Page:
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Friday, May 13, 2005

Rubin: Deficit Disorder

by Calculated Risk on 5/13/2005 02:43:00 AM

Former Treasury Secretary Robert Rubin writes in the NYTimes about the fiscal challenges facing America:

"Most pressing is the 10-year federal deficit, which most independent analysts project at $4.5 trillion to $5 trillion ... "
The General Fund deficit is clearly the largest and most immediate fiscal problem facing America. Any good business manager or political leader would insist that the most pressing problem be fixed first. Rubin proposes:
"...if the tax cuts for those earning above $200,000 were repealed and the inheritance tax as reformed were continued rather than eliminated, the 10-year projected deficit would be reduced by roughly $1.1 trillion, or almost 25 percent, and the 75-year fiscal reduction would be roughly $3.9 trillion, or approximately equal to the Social Security shortfall. This course of action would be similar to the income tax increases that were combined with spending cuts in the 1993 deficit reduction program, which some predicted would lead to recession but which, instead, was followed by the longest economic expansion in our nation's history."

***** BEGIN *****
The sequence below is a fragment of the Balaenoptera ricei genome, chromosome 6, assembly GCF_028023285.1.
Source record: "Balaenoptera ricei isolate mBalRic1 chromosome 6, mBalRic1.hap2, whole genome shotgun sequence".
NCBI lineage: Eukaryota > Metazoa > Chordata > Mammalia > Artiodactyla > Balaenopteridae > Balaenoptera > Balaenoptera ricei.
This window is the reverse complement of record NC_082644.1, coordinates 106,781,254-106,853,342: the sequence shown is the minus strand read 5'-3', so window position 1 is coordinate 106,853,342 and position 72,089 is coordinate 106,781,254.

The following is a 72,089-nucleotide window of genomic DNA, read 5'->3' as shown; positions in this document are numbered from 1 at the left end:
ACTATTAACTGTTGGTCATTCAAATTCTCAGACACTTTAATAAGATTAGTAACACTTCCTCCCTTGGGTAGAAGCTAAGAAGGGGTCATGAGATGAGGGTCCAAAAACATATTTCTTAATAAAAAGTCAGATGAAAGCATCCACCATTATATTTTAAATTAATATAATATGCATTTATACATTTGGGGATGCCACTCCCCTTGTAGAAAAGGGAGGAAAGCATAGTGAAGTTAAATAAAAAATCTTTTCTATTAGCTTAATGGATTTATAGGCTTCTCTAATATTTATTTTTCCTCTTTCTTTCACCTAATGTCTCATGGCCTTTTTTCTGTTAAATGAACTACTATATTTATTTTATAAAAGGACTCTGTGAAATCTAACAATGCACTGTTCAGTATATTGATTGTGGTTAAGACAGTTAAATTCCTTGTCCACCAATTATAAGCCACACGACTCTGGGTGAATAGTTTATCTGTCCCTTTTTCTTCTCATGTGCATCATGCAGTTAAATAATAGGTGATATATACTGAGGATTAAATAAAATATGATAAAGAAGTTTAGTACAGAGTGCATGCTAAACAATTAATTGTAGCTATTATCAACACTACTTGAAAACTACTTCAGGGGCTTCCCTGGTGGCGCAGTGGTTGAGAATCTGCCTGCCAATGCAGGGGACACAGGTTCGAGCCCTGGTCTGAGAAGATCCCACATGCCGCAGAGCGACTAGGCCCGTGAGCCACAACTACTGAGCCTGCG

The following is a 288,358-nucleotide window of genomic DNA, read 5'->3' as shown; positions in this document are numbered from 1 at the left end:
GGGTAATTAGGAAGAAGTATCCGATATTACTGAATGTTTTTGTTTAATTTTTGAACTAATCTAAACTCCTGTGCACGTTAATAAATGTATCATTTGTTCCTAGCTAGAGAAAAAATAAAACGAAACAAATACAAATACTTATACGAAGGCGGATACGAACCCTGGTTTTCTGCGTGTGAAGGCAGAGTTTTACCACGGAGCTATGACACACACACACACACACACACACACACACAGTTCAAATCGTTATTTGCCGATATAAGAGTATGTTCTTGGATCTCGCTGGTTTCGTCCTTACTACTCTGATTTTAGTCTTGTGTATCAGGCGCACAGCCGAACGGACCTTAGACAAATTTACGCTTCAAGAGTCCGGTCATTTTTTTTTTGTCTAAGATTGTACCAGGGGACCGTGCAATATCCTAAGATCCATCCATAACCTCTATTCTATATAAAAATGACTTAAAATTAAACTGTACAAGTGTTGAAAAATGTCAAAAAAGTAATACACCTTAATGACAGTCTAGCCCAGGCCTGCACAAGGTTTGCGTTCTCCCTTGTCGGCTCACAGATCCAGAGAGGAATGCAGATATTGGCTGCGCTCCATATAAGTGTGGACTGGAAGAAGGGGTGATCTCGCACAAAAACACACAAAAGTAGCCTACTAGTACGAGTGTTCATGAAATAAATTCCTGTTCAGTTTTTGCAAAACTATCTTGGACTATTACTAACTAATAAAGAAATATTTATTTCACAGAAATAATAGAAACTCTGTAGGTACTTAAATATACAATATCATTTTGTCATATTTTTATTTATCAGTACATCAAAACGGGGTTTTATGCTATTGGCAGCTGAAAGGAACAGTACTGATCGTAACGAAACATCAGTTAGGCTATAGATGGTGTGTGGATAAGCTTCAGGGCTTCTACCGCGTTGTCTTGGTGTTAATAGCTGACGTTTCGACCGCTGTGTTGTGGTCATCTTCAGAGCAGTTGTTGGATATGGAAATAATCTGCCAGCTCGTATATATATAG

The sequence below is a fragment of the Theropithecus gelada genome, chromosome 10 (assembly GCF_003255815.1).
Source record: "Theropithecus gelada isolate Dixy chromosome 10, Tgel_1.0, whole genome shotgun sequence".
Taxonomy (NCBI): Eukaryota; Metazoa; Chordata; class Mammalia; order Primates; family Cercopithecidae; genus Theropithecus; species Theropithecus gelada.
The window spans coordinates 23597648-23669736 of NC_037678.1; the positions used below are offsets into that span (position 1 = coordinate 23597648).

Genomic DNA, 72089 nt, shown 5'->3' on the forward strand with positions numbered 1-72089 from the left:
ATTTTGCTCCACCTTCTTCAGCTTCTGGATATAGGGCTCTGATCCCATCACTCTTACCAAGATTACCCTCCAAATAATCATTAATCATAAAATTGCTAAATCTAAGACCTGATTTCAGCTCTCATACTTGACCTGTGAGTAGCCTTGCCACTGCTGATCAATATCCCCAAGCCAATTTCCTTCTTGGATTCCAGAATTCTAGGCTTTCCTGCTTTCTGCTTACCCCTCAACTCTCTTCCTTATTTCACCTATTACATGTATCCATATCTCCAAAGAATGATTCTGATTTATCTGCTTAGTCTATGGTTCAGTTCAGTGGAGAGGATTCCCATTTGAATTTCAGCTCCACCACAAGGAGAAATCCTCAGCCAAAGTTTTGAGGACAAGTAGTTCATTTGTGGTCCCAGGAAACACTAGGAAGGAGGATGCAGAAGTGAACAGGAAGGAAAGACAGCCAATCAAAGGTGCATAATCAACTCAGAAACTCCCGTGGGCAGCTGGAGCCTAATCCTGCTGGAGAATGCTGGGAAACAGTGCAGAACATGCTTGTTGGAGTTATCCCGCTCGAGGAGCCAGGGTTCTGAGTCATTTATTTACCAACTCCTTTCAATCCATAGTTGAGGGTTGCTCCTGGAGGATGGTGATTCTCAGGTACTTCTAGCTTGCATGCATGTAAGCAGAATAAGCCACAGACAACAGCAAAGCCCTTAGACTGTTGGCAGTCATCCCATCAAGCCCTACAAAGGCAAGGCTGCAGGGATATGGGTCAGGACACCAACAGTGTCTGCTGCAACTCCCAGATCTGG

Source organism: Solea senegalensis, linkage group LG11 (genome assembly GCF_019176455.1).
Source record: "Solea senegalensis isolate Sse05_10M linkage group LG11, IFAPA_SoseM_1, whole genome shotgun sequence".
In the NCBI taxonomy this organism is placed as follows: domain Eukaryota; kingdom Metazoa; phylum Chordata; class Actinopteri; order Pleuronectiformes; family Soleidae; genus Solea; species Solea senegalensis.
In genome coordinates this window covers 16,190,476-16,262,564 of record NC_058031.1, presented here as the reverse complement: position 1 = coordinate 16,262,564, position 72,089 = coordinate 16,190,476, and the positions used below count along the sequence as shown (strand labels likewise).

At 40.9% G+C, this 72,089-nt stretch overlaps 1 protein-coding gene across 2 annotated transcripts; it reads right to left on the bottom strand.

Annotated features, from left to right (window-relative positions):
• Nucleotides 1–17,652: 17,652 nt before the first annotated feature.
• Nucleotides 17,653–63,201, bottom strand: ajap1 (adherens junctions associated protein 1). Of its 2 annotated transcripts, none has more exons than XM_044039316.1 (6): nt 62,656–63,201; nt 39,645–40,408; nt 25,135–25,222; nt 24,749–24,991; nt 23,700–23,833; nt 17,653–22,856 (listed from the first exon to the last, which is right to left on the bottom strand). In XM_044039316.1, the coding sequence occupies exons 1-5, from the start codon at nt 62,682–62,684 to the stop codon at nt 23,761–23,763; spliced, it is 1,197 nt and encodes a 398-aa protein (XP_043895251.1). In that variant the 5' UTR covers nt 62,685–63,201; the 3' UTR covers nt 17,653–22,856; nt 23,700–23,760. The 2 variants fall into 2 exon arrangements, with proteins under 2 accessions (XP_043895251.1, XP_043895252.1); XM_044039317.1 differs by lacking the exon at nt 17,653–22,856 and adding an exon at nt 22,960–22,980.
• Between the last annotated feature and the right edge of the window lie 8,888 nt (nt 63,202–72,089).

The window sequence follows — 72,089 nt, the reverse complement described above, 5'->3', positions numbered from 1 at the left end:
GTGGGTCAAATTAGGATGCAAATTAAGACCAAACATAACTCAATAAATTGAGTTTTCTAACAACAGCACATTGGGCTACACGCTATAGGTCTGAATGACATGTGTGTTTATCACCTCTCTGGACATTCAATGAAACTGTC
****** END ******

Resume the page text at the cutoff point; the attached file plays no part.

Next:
Unfortunately tax increases appear ideologically unacceptable to this administration. Instead they are relying on what Warren Buffett refers to as "wishful thinking and its usual companion, thumb sucking". Rubin concludes:
Of course, we can continue to close our eyes and hope for the best. There's no way to predict whether that will work for another few months or for many more years. But the odds are extremely low that our fiscal imbalances will solve themselves, and we place ourselves at great peril by not facing these realities. Conversely, if we do address these challenges, then with our flexible labor and capital markets, and our historic embrace of change and willingness to take risks, our prospects over time should be very favorable.
I agree with Rubin. I believe if we acknowledge our problems and address them in a rational manner, we can fix them. But all I see from the Bush Administration is denial and wishful thinking. With the Bush Administration's course of non-action, it is difficult to remain optimistic.